How France and the Netherlands handled their coaches’ absences
At the Men’s EHF EURO 2022, the same rules apply for players and coaches – if you test positive for Covid-19, you have to isolate for five days, leaving when you have had two negative tests in a row.
Those rules meant that France and the Netherlands had to play their main round group I matches on Saturday night without their head coaches, after both Guillaume Gille and Erlingur Richardsson tested positive.
While both Gille and Richardsson are doing well, their staff had to work hard to make up for their absence on the court.
“This is something we had prepared already, even before coming here. If a member of the staff can’t play his role, we have identified someone who can replace him. And that goes from the coach to the physio,” explains Gille from his isolation room in Budapest.
The French federation reacted immediately to the news on Friday by booking a plane ticket for Yohann Delattre, who usually coaches the under-21 national team. The former international player was Erick Mathé’s assistant on Saturday and will support Mathé for as long as Gille is absent.
“It was not that hard to adapt, Guillaume and Erick work a lot together anyway,” says Nikola Karabatic. “It was stranger not to see Guillaume by the side of the court during the game. But most of us are experienced enough anyway, so we know when we are doing something right and when we are not.”
Experience seems to be the key for everyone to adapt in these conditions.
“It was actually an easy job for me, because I know with the experience of the guys that we could do a lot,” says Edwin Kippers, who took over on the Dutch bench for the Netherlands’ victory against Montenegro.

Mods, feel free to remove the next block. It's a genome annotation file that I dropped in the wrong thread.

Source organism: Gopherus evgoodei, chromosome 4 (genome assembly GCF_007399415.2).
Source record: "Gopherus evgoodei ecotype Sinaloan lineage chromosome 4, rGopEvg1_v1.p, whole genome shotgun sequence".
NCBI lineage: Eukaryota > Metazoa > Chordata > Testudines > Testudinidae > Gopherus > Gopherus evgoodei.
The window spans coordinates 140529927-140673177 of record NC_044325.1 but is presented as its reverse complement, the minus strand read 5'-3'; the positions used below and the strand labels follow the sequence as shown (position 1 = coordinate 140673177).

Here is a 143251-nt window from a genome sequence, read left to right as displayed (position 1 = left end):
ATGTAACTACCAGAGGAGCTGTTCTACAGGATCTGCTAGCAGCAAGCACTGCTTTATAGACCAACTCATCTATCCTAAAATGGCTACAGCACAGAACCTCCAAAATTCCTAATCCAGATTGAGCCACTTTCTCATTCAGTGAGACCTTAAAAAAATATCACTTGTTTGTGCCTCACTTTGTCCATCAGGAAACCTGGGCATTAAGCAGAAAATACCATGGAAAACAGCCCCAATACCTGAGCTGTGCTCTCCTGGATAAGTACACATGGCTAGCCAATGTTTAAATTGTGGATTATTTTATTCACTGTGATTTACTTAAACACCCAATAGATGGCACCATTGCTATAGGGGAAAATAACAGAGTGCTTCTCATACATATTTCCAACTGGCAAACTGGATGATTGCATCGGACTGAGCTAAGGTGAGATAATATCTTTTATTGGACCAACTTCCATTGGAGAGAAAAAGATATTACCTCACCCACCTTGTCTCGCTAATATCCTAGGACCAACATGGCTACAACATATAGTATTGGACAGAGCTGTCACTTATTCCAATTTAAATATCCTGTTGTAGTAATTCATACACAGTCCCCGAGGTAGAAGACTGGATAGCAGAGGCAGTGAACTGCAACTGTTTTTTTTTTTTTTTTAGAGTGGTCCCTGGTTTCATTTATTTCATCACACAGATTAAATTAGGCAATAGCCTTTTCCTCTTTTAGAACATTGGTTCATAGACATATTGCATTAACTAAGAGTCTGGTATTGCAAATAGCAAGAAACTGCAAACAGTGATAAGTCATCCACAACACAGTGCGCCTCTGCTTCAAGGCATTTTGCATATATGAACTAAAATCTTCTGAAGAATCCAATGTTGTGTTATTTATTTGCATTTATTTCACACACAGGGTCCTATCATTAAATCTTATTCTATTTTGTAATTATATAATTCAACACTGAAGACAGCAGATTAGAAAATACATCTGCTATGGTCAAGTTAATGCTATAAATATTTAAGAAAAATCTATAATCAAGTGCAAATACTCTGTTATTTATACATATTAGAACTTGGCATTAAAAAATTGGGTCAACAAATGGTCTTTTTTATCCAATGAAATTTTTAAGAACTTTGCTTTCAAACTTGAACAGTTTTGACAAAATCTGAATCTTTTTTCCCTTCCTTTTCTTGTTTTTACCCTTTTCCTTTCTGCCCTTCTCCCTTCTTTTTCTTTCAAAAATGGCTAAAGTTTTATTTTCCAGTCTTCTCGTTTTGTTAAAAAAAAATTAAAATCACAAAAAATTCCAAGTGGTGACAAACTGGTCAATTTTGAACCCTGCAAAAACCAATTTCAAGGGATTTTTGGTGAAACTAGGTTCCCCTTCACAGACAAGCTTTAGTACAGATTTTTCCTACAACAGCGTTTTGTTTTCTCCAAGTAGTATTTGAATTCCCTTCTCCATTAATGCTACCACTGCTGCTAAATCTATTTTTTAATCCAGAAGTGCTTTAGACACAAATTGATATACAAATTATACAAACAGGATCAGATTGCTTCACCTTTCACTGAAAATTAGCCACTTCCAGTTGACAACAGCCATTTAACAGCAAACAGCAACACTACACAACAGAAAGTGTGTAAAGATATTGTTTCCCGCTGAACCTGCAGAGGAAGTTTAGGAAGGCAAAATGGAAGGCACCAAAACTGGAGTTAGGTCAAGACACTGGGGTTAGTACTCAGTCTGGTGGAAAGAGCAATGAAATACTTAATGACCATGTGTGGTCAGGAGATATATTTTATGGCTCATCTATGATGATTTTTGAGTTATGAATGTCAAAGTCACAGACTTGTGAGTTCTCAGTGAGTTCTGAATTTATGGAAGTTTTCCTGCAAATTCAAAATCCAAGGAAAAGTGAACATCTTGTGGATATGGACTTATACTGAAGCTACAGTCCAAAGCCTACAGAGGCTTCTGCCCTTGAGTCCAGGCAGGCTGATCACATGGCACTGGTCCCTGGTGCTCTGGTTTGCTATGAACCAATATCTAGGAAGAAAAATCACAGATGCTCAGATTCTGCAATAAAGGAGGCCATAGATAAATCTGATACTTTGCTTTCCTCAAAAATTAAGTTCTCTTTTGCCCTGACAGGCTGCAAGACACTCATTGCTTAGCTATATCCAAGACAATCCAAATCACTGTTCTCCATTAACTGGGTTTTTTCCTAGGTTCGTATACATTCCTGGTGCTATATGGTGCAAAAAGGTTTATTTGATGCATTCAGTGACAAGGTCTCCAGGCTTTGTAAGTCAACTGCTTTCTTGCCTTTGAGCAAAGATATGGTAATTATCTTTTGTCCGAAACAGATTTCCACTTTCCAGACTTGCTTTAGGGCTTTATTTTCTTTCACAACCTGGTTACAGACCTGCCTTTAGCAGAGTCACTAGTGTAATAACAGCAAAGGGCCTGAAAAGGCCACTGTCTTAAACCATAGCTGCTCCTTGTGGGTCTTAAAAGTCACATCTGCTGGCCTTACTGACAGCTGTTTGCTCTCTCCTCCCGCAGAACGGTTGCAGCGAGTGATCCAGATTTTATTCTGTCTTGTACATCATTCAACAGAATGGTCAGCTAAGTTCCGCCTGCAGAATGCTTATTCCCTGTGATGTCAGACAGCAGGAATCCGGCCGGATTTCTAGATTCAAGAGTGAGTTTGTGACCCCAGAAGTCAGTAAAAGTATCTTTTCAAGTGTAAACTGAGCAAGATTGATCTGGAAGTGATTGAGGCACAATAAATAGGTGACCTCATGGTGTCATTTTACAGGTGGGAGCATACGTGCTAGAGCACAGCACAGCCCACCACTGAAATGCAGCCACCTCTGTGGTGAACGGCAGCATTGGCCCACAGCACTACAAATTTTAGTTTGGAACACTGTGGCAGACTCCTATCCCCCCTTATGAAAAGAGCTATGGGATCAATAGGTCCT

For the Dutch players, there was even less time to adapt, as Richardsson became unavailable just on the morning of the game.
“We still prepared the game very well. We had worked already on the video analysis together, so I just had to use this work and show it to the players,” adds Kippers.
Even though the head coaches were unable to be on court, they were still involved in the matches. Erick Mathé, for instance, gave a quick call to Guillaulle Gille at half-time of France’s game against Iceland, just to share a few ideas.
“We had to make it quick. One, two minutes max. We saw the same things anyway, so the answers we thought of were quite the same,” explains the assistant coach.
Ultimately, France failed to find the right answers against Iceland and suffered their first loss – while Kippers had more to celebrate as the Netherlands secured their first-ever main round win against Montenegro.
Doubtless, there will be more phone calls between assistant and head coaches as both sides prepare for what will prove to be vital matches on Monday.